It seems that with the end of the cartoon, Static Shock had all but been forgotten. A shame, really. Static Shock dealt with many issues that other superhero shows and comics don’t. Gangs, racism, child abuse, to name a few. So this was one loaded series. And having a black superhero with a white sidekick who was written as a superhero who happened to be black, as opposed to a ginormous stereotype, was certainly refreshing. Oinvu doesn’t shy away from any of issues in the original show and manages to show them the justice they deserve. The Uninvited holds up to the same standard as her other stories, and centers around Virgil and Hotstreak having to work together on a homework assignment and very slowly gaining respect for each other. It feels very much like a redemption story for Hotstreak told from Virgil’s perspective.

Redemption on Hotstreak’s part is both slow going and incredibly hard on Virgil, who finds himself doing everything he can to get Hotstreak to at least participate in the homework, which is a collaboration on their part to write a short story. Along the way, Virgil realizes how different and difficult Hotstreak’s upbringing is from his own and how lucky he is for having a loving family.

Working as Virgil’s conscience in the story is his father, who encourages him to continue helping Hotstreak as he believes he’s not beyond saving.

Realistic stories between these two characters that also don’t show them falling in love and have a decent screw hide themselves well, and oinvu has a certain knack for developing their relationship into something more akin to mutual respect. At this point in the story, I wouldn’t say that Hotstreak and Virgil are friends, but they are slowly learning about each other. And Virgil, being the hero that he is, has to come to terms that even Hotstreak needs a second chance. In fact, the homework assignment, which is the catalyst to bring them together, is long overdue by the latest chapter, and to save his grade Virgil turns in the half-completed paper to the teacher to show that he did try to work with the other.

However, by chapter six, when Hotstreak has already run away from home after his mother and father both kicked him out, Virgil urges him to continue working on the assignment, since he’s certain their teacher would accept any work from Hotstreak at this point, even if it is late. It’s through the assignment and watching Hotstreak work and figuring out how he thinks that Virgil’s opinion of him really changes.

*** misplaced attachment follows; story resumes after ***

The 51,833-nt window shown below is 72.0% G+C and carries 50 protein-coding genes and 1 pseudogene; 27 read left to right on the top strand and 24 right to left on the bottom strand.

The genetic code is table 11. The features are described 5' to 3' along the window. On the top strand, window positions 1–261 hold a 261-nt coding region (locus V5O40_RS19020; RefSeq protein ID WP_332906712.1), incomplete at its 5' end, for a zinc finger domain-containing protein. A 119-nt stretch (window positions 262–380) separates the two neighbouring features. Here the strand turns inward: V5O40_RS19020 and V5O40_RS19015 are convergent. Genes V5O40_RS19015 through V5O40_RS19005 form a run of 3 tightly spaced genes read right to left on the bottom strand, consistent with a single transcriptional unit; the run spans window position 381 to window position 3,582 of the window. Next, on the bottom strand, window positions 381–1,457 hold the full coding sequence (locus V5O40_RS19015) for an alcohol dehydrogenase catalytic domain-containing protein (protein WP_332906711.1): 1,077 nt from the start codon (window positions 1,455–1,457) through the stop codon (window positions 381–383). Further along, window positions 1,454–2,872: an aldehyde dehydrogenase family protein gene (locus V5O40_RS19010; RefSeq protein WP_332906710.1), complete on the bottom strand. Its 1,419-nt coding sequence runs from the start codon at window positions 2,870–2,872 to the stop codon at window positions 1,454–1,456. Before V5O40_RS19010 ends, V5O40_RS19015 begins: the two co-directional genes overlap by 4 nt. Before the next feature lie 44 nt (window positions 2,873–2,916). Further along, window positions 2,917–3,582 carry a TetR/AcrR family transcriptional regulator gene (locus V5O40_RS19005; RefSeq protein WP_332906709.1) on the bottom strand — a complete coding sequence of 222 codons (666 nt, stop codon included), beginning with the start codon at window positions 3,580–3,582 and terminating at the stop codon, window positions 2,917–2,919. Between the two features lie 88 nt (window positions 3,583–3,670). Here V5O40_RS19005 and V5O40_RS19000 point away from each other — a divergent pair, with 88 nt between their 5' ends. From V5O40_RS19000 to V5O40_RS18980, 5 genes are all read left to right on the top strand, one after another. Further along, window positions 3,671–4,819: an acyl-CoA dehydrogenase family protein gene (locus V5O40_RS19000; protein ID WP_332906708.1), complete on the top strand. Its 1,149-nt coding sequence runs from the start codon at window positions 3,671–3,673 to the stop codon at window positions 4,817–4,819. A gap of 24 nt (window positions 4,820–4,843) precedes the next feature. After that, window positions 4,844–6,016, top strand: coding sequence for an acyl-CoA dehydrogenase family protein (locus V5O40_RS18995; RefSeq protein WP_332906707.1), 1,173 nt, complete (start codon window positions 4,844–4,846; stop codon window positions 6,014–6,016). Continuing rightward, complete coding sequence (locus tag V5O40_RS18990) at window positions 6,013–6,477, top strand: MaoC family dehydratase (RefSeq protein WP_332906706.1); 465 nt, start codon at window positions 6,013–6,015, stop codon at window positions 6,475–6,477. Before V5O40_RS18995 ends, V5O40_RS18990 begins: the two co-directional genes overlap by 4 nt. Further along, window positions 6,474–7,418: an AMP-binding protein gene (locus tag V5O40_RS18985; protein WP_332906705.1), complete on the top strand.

It’s also at this point that Virgil’s father makes Hotstreak move in with them and share Virgil’s bedroom, a kindness that Virgil is still not quite ready to give. It’s been a while since a update, but this is a story that would be well worth the wait.

Trailer Tuesdays: Static Shock Blackout

So my university is full of nerds. Many of them are incredibly, incredibly talented.

One of them, aspiring filmmaker and actor Stefan Dezil, made this:

I am super excited for this. I used to watch Static Shock on TV when I was younger, and this looks like an awesome reboot. (For the uninitiated, Static Shock is, shockingly [puns!] about a teenager who receives electricity-based superpowers and uses them to fight crime.  It was different from most superhero cartoons in that the main character, Virgil, was African-American, and his white best friend was his sidekick. My DC Comics-knowing sources tell me that Static’s story was recenly dropped from the new 52, so for those of you who are currently Static-less and sad about it, you should look forward to this particularly!)

It seems to be a short film, but it looks like it will be packing a whole lot of sweetness into its short runtime – especially for something shot on a college student’s fundraised budget and made as a fan film rather than for profit. Yes, dear readers, according to their facebook page, they will be distributing this film for free online! So give it some love and check this out when it hits the series of tubes in a month!